The Toilet Paper Excuse
My friend Sean has a hilarious post up about cultural differences compounded by generation gaps in China. This particular drama revolves around toilet paper. Here’s an excerpt:
> By the time the night was finishing up and the massage was over, it was quite late, around 10:30pm. The parents live in a slightly remote part of Shanghai, only accessible by bus or taxi, and they always refuse to take a taxi because its too expensive (even if I offer to pay). I told JJ to tell them to just stay the night at our house, that made the most sense and it was totally fine by me (and of course by JJ). We do have an extra room and I did buy this couch bed for this very reason. So it only made sense for them to stay, especially since it was holiday and JJ was not working.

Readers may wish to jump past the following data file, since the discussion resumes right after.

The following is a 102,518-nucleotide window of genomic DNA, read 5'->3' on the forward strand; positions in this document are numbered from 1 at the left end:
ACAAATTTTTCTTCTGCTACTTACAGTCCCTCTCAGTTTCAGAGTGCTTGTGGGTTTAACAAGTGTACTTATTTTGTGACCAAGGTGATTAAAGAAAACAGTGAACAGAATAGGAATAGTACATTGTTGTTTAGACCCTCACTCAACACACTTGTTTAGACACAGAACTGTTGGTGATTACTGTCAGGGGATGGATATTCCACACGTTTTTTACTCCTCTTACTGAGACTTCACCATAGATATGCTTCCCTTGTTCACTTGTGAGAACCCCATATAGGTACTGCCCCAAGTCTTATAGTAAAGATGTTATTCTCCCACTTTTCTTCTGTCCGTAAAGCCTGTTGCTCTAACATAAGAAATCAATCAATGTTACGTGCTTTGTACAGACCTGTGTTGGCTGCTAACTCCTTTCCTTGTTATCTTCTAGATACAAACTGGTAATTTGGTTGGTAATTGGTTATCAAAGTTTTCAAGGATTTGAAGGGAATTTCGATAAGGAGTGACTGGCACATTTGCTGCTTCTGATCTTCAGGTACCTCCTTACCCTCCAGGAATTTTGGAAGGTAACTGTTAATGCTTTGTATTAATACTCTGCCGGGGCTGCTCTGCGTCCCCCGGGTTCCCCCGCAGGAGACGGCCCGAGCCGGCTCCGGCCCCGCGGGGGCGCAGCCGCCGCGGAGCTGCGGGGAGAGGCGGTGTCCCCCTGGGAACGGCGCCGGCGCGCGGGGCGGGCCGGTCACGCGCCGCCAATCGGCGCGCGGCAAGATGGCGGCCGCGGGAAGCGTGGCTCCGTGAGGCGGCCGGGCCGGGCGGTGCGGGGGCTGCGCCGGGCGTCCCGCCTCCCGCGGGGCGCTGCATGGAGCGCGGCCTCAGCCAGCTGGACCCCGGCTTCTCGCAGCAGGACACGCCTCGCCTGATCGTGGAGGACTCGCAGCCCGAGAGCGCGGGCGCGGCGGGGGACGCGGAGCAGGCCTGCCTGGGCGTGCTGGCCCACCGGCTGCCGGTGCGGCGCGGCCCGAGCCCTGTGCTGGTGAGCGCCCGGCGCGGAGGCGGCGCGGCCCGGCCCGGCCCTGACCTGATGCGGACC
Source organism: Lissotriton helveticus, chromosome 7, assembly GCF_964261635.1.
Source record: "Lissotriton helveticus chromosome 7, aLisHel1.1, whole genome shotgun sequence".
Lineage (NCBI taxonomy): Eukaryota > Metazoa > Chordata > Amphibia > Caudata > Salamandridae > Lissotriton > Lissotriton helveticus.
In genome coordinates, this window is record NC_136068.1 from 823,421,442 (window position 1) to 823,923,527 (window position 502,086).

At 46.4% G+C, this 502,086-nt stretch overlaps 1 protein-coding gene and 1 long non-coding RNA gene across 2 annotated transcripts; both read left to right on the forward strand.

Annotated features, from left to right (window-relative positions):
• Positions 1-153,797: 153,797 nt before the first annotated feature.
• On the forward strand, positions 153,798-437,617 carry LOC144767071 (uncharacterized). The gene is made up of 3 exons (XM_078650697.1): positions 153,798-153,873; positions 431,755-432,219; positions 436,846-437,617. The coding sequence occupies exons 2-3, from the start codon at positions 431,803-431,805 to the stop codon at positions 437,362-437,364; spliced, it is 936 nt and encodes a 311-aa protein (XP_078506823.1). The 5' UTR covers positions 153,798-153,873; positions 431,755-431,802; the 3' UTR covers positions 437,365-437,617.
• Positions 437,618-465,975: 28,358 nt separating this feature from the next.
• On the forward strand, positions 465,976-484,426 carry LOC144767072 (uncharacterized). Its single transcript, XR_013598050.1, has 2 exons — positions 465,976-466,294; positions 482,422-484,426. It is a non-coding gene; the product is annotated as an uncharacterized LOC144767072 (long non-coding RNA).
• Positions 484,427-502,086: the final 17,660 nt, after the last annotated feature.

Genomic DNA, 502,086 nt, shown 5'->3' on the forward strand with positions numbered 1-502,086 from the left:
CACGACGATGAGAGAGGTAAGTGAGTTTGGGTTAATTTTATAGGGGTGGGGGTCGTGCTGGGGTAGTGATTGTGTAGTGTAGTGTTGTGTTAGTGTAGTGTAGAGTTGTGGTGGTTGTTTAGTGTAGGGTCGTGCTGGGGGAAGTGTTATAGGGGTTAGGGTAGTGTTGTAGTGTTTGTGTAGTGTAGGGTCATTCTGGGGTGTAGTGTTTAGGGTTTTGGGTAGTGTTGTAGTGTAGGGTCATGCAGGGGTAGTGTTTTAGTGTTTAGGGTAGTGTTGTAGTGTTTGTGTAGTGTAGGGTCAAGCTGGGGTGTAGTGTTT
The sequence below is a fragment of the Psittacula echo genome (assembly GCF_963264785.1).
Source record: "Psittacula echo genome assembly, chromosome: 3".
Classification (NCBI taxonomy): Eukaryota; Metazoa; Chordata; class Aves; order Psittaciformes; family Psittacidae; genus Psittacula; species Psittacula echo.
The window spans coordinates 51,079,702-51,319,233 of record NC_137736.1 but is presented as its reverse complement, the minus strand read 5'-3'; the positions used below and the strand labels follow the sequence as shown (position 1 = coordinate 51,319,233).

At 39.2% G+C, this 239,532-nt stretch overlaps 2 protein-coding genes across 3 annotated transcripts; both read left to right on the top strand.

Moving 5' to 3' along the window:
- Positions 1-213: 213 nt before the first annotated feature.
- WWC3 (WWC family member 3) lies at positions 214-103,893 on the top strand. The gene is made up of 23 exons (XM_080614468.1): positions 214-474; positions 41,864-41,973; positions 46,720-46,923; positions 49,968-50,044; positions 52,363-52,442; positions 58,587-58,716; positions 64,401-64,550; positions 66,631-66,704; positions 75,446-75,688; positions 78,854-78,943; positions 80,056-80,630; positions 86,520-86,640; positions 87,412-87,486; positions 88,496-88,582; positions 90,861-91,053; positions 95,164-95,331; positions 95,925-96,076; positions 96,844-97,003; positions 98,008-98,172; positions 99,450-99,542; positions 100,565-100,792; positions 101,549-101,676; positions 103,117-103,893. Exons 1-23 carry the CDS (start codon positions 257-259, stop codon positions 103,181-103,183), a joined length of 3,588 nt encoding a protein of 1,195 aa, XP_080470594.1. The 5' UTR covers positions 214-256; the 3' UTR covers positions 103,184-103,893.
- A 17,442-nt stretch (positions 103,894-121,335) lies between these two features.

> Here comes the kicker. They were at first totally against it. Why, you might ask? Well it was not for the normal reasons you might imagine, such as ‘we don’t want to intrude’, ‘we have plans tomorrow morning’, we simply want to get home’, ‘we don’t like the couch bed’. None of these things mattered to them. Instead, the issue at hand was literally:
> We don’t know if we want to stay because the toilet paper I buy is too soft for them and they really don’t like using it.
Read the rest of the post for Sean’s reaction.
The type of “toilet paper” the parents prefer is called 草纸 (literally, “grass paper”), although it’s sometimes just referred to as 手纸 (which, amusingly, are the same two characters used to write the word for “letter” in Japanese).
I used to use 草纸 as paper towels back in the day. I tried to find a decent picture of it online, but this was the best I could do.